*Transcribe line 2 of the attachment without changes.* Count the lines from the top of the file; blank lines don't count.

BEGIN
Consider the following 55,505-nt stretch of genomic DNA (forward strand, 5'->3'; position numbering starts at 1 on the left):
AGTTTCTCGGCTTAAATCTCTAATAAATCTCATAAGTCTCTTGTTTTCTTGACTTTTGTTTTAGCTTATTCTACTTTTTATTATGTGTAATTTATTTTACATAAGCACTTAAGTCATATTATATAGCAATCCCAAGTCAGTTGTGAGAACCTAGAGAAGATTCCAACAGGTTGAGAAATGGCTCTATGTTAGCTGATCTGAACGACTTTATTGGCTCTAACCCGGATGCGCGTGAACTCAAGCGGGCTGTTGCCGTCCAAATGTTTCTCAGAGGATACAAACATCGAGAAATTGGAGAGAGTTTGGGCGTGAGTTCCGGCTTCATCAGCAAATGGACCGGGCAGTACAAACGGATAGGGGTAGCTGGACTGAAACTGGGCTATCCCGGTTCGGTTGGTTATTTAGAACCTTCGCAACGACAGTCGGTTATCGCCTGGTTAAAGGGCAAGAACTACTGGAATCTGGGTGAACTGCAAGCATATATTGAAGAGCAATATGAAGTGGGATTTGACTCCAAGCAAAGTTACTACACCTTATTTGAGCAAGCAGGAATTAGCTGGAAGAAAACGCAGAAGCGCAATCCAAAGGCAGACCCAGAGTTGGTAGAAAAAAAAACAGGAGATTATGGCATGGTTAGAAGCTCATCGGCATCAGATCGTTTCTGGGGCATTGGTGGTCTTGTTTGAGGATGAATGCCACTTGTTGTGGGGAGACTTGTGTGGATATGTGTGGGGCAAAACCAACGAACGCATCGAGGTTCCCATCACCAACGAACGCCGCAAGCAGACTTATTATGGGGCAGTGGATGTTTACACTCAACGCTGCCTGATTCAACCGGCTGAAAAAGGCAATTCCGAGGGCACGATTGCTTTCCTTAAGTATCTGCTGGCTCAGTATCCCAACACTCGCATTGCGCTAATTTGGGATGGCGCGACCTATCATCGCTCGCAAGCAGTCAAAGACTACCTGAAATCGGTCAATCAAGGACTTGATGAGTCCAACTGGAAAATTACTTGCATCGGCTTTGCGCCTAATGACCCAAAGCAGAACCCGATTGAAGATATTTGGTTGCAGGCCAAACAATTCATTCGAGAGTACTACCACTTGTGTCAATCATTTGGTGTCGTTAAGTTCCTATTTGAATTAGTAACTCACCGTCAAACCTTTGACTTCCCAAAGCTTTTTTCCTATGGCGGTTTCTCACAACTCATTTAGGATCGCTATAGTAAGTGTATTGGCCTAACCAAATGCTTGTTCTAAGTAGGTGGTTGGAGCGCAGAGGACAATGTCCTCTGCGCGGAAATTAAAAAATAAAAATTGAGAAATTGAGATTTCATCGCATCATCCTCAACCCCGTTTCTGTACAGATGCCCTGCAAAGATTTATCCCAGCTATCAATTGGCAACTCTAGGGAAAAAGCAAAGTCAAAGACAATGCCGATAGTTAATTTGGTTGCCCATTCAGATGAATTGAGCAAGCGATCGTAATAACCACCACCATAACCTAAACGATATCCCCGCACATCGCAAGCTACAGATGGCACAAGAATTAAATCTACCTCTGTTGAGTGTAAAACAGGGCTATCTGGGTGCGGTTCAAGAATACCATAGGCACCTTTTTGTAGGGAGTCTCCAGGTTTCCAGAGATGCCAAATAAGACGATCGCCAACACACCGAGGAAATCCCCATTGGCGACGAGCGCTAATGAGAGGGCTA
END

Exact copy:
AGTTTCTCGGCTTAAATCTCTAATAAATCTCATAAGTCTCTTGTTTTCTTGACTTTTGTTTTAGCTTATTCTACTTTTTATTATGTGTAATTTATTTTACATAAGCACTTAAGTCATATTATATAGCAATCCCAAGTCAGTTGTGAGAACCTAGAGAAGATTCCAACAGGTTGAGAAATGGCTCTATGTTAGCTGATCTGAACGACTTTATTGGCTCTAACCCGGATGCGCGTGAACTCAAGCGGGCTGTTGCCGTCCAAATGTTTCTCAGAGGATACAAACATCGAGAAATTGGAGAGAGTTTGGGCGTGAGTTCCGGCTTCATCAGCAAATGGACCGGGCAGTACAAACGGATAGGGGTAGCTGGACTGAAACTGGGCTATCCCGGTTCGGTTGGTTATTTAGAACCTTCGCAACGACAGTCGGTTATCGCCTGGTTAAAGGGCAAGAACTACTGGAATCTGGGTGAACTGCAAGCATATATTGAAGAGCAATATGAAGTGGGATTTGACTCCAAGCAAAGTTACTACACCTTATTTGAGCAAGCAGGAATTAGCTGGAAGAAAACGCAGAAGCGCAATCCAAAGGCAGACCCAGAGTTGGTAGAAAAAAAAACAGGAGATTATGGCATGGTTAGAAGCTCATCGGCATCAGATCGTTTCTGGGGCATTGGTGGTCTTGTTTGAGGATGAATGCCACTTGTTGTGGGGAGACTTGTGTGGATATGTGTGGGGCAAAACCAACGAACGCATCGAGGTTCCCATCACCAACGAACGCCGCAAGCAGACTTATTATGGGGCAGTGGATGTTTACACTCAACGCTGCCTGATTCAACCGGCTGAAAAAGGCAATTCCGAGGGCACGATTGCTTTCCTTAAGTATCTGCTGGCTCAGTATCCCAACACTCGCATTGCGCTAATTTGGGATGGCGCGACCTATCATCGCTCGCAAGCAGTCAAAGACTACCTGAAATCGGTCAATCAAGGACTTGATGAGTCCAACTGGAAAATTACTTGCATCGGCTTTGCGCCTAATGACCCAAAGCAGAACCCGATTGAAGATATTTGGTTGCAGGCCAAACAATTCATTCGAGAGTACTACCACTTGTGTCAATCATTTGGTGTCGTTAAGTTCCTATTTGAATTAGTAACTCACCGTCAAACCTTTGACTTCCCAAAGCTTTTTTCCTATGGCGGTTTCTCACAACTCATTTAGGATCGCTATAGTAAGTGTATTGGCCTAACCAAATGCTTGTTCTAAGTAGGTGGTTGGAGCGCAGAGGACAATGTCCTCTGCGCGGAAATTAAAAAATAAAAATTGAGAAATTGAGATTTCATCGCATCATCCTCAACCCCGTTTCTGTACAGATGCCCTGCAAAGATTTATCCCAGCTATCAATTGGCAACTCTAGGGAAAAAGCAAAGTCAAAGACAATGCCGATAGTTAATTTGGTTGCCCATTCAGATGAATTGAGCAAGCGATCGTAATAACCACCACCATAACCTAAACGATATCCCCGCACATCGCAAGCTACAGATGGCACAAGAATTAAATCTACCTCTGTTGAGTGTAAAACAGGGCTATCTGGGTGCGGTTCAAGAATACCATAGGCACCTTTTTGTAGGGAGTCTCCAGGTTTCCAGAGATGCCAAATAAGACGATCGCCAACACACCGAGGAAATCCCCATTGGCGACGAGCGCTAATGAGAGGGCTA